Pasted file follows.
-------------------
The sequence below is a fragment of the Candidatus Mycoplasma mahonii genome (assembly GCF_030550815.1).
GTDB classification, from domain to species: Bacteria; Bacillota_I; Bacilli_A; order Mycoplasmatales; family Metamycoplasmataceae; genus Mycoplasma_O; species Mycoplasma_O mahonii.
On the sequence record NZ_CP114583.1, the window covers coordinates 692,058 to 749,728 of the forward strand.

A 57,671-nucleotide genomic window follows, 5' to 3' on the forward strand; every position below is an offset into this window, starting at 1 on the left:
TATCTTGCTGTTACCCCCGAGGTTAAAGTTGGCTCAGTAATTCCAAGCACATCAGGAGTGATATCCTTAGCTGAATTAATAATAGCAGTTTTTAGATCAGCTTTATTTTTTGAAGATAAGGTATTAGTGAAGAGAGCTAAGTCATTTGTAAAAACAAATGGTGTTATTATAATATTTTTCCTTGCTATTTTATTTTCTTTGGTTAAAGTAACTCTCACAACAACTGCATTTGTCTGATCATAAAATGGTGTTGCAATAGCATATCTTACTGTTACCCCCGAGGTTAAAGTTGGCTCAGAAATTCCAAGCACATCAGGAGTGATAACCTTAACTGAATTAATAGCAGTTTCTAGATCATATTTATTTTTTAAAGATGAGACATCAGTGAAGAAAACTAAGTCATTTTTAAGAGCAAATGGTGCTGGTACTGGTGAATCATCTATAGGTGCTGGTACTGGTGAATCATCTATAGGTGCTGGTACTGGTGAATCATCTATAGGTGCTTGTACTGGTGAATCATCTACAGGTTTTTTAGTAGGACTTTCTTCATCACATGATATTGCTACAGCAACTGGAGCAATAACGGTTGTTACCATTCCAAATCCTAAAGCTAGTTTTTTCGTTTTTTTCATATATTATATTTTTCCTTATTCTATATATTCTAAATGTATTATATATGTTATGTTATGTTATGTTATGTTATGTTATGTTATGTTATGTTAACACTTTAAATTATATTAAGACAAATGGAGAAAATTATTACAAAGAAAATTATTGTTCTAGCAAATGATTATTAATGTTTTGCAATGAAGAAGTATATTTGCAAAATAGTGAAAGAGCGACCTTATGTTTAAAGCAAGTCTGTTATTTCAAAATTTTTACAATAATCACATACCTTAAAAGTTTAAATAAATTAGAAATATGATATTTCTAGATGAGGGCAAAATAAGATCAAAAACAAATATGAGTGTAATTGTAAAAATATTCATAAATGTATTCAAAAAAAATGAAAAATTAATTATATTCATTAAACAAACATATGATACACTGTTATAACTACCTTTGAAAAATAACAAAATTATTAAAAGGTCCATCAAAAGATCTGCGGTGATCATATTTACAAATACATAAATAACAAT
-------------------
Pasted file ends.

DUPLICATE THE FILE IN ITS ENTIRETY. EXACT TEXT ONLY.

The sequence below is a fragment of the Candidatus Mycoplasma mahonii genome (assembly GCF_030550815.1).
GTDB classification, from domain to species: Bacteria; Bacillota_I; Bacilli_A; order Mycoplasmatales; family Metamycoplasmataceae; genus Mycoplasma_O; species Mycoplasma_O mahonii.
On the sequence record NZ_CP114583.1, the window covers coordinates 692,058 to 749,728 of the forward strand.

A 57,671-nucleotide genomic window follows, 5' to 3' on the forward strand; every position below is an offset into this window, starting at 1 on the left:
TATCTTGCTGTTACCCCCGAGGTTAAAGTTGGCTCAGTAATTCCAAGCACATCAGGAGTGATATCCTTAGCTGAATTAATAATAGCAGTTTTTAGATCAGCTTTATTTTTTGAAGATAAGGTATTAGTGAAGAGAGCTAAGTCATTTGTAAAAACAAATGGTGTTATTATAATATTTTTCCTTGCTATTTTATTTTCTTTGGTTAAAGTAACTCTCACAACAACTGCATTTGTCTGATCATAAAATGGTGTTGCAATAGCATATCTTACTGTTACCCCCGAGGTTAAAGTTGGCTCAGAAATTCCAAGCACATCAGGAGTGATAACCTTAACTGAATTAATAGCAGTTTCTAGATCATATTTATTTTTTAAAGATGAGACATCAGTGAAGAAAACTAAGTCATTTTTAAGAGCAAATGGTGCTGGTACTGGTGAATCATCTATAGGTGCTGGTACTGGTGAATCATCTATAGGTGCTGGTACTGGTGAATCATCTATAGGTGCTTGTACTGGTGAATCATCTACAGGTTTTTTAGTAGGACTTTCTTCATCACATGATATTGCTACAGCAACTGGAGCAATAACGGTTGTTACCATTCCAAATCCTAAAGCTAGTTTTTTCGTTTTTTTCATATATTATATTTTTCCTTATTCTATATATTCTAAATGTATTATATATGTTATGTTATGTTATGTTATGTTATGTTATGTTATGTTATGTTAACACTTTAAATTATATTAAGACAAATGGAGAAAATTATTACAAAGAAAATTATTGTTCTAGCAAATGATTATTAATGTTTTGCAATGAAGAAGTATATTTGCAAAATAGTGAAAGAGCGACCTTATGTTTAAAGCAAGTCTGTTATTTCAAAATTTTTACAATAATCACATACCTTAAAAGTTTAAATAAATTAGAAATATGATATTTCTAGATGAGGGCAAAATAAGATCAAAAACAAATATGAGTGTAATTGTAAAAATATTCATAAATGTATTCAAAAAAAATGAAAAATTAATTATATTCATTAAACAAACATATGATACACTGTTATAACTACCTTTGAAAAATAACAAAATTATTAAAAGGTCCATCAAAAGATCTGCGGTGATCATATTTACAAATACATAAATAACAAT